Prices of agricultural items and services are expected to rise after implementation of the GST, although the overall inflationary impact of the proposed indirect tax regime will be negative, former Finance Commission Chairman Vijay Kelkar said.
Mr Kelkar told the Parliamentary Standing Committee scrutinising the GST Bill that while prices of agricultural commodities and services are expected to rise, most of the manufactured goods would be available at relatively low prices especially textiles and readymade garments.
The Standing Committee has submitted its report to Parliament. The GST Bill was introduced in August 2010 in the Lok Sabha.
'The prices of agricultural goods would increase between 0.61 per cent and 1.18 per cent whereas the overall prices of all manufacturing sector would decline between 1.22 per cent and 2.53 per cent,' Mr Kelkar said in a reply to the committee headed by senior BJP leader Yashwant Sinha.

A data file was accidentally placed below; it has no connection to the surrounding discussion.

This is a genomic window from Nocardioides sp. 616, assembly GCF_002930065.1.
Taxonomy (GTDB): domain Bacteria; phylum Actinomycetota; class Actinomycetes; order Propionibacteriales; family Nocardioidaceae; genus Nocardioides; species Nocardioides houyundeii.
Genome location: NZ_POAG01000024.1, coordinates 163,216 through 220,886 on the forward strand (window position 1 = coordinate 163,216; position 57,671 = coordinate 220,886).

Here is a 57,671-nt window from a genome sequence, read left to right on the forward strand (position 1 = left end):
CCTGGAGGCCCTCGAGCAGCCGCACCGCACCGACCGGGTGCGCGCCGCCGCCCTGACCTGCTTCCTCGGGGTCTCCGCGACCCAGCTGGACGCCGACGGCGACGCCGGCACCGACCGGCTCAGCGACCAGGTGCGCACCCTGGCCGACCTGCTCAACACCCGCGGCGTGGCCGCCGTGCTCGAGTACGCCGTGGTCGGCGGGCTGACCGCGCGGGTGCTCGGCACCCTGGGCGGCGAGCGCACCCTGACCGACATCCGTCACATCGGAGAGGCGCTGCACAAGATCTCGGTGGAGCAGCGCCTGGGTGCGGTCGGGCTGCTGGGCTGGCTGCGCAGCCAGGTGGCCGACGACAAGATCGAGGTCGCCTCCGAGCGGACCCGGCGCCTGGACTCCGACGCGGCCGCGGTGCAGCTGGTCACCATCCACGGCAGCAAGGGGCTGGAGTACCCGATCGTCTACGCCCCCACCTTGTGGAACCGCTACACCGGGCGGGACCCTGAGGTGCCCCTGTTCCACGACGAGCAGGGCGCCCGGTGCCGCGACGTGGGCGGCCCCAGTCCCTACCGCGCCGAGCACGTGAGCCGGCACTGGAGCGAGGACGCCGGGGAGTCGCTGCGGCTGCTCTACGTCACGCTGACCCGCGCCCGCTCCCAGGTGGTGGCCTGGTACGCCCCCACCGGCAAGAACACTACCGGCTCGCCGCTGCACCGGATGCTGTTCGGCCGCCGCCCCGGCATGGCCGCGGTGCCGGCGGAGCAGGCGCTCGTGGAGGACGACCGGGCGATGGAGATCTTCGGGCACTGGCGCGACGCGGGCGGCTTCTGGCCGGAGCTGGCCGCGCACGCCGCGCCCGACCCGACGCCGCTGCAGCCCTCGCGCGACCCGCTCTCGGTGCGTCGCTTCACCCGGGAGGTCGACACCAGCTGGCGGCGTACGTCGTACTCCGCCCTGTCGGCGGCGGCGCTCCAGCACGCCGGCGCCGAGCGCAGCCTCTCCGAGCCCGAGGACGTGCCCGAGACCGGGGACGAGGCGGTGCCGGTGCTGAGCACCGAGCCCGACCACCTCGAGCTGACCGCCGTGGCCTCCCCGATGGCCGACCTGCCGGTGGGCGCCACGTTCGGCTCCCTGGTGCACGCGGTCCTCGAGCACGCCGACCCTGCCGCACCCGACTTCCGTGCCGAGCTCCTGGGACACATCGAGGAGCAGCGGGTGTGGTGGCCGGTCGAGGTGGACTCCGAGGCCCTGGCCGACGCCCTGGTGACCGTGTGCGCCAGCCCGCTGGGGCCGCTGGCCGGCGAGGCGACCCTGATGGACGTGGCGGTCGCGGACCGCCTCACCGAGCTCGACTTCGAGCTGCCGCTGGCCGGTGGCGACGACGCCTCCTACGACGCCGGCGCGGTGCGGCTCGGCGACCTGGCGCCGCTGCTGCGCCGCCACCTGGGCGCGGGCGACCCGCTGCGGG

Mr Kelkar further said the increase in agricultural prices would 'benefit millions of farmers' and the urban poor will also benefit from new employment opportunities.
With regard to the food crops, he said, the poor would continue to 'remain secured' through the public distribution system.
Mr Kelkar, who was chairman of the 13th Finance Committee, further said the prices of many other consumer goods, including, sugar, beverages, cotton textiles, wool, silk and textiles are expected to decline.
He added, however, that 'overall inflationary 24 impact of GST will be negative through lower prices, lower fiscal deficit and higher output'.
He also told the panel that GST will positively impact the common man in many ways. The benefits listed include the overall economic growth leading to new job opportunities (about 20 million high end jobs over a period of time), bring down inflation if GST is levied at the combined rate of 12 per cent and improve governance.